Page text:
# Day 96: Review Day the Second (T-3)

Tuesday, Feb 20

Oy. This week has been a scheduling nightmare, and it’s only just beginning. Along with doing all the duty switches, I also had to switch proctoring times because the original schedule was wrong, my dept head didn’t catch it, and I made silly assumptions about things being correct when they actually were not. Thursday morning we’re having a long science department meeting from 9-12 to talk about the curriculum for next year’s 9th grade course. I was also scheduled to proctor from 10-12. Turns out I am not a Quantum Val, and even if I were, being observed at either place would make me disappear from the other, so this metaphor is terrible and I guess I need to stop using it. Dang.

So, that’s sorted. I’m now proctoring Friday morning and Friday afternoon, so I have tomorrow completely free (wowza!). Thursday afternoon is going to be filled with more proctoring, this time of the students taking two sciences and thus have conflicts during the regularly scheduled Friday afternoon time. So far I have students doing make-up exams Thursday afternoon and Friday morning. Not sure how I’m going to swing Friday morning when I’m also proctoring a language exam, but I’m sure something will get worked out.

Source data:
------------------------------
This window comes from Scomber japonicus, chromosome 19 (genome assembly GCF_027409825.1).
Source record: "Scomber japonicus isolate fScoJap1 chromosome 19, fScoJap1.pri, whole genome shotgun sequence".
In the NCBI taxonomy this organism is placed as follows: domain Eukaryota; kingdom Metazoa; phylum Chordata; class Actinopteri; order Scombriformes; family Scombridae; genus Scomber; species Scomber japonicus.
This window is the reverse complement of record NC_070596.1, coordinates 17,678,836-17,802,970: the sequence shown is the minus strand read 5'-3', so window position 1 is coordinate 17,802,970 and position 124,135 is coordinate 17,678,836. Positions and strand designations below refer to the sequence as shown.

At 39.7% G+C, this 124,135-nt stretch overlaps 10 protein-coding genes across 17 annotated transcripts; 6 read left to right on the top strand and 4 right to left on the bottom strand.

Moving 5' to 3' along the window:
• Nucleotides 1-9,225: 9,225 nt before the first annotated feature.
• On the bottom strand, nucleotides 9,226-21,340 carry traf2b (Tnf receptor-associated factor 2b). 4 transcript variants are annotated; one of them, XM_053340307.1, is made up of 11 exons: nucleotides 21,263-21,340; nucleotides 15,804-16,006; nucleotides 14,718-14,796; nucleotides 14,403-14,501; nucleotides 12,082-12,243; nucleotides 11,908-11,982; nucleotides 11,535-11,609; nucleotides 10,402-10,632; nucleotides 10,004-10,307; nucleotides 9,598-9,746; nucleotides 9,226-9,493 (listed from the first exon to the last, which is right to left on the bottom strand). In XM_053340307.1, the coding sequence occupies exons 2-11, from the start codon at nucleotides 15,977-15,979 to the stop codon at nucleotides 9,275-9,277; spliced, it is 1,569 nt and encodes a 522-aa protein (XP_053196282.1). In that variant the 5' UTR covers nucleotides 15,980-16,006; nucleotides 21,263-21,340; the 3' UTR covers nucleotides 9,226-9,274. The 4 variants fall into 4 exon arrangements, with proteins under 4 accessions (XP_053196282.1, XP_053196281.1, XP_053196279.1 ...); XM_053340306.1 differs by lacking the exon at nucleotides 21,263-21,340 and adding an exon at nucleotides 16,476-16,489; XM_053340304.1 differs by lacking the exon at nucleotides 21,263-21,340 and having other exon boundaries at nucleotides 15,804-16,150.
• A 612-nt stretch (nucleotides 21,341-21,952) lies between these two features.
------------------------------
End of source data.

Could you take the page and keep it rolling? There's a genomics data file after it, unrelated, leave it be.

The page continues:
Physics: Review! Some of them wanted to go over the challenge problems, and I couldn’t convince them this wasn’t a very effective use of time since none of the questions on the final will be anywhere near that hard. But they really wanted to know, so I gave them what they wanted. There were a few other requests for a review of springs and some other topics, but for the most part they just wanted explanations for answers to the challenge problems.

Honors Physics: Review! Honor physics wanted to review together with me nearby to ask questions, so we did that. One student asked me about the double slit experiment, so we talked about that for a while. That same student tried to say that in chemistry they had learned that Coulomb’s law was over r1+r2. Sure, that makes sense, because you’re adding the radii of the two atoms together. Apparently it wasn’t squared in chemistry as confirmed by a few others. No, no. Coulomb’s Law is Coulomb’s Law. It’s an inverse square relationship. I mentioned that the inverse relationship would be the potential energy, and they made the connection that in chem they were talking at lattice energy, not force, so I hope everything feels consistent and now makes sense. I hope.

AP Physics: Review! AP students had specific questions that we reviewed, mostly the derivations of equations of electric field for distributed charges. I graded some make-up quizzes, and they seem to really have down Gauss’s law at this point, which makes me super happy. One student asked for a study guide, so we made one together in class for both classes.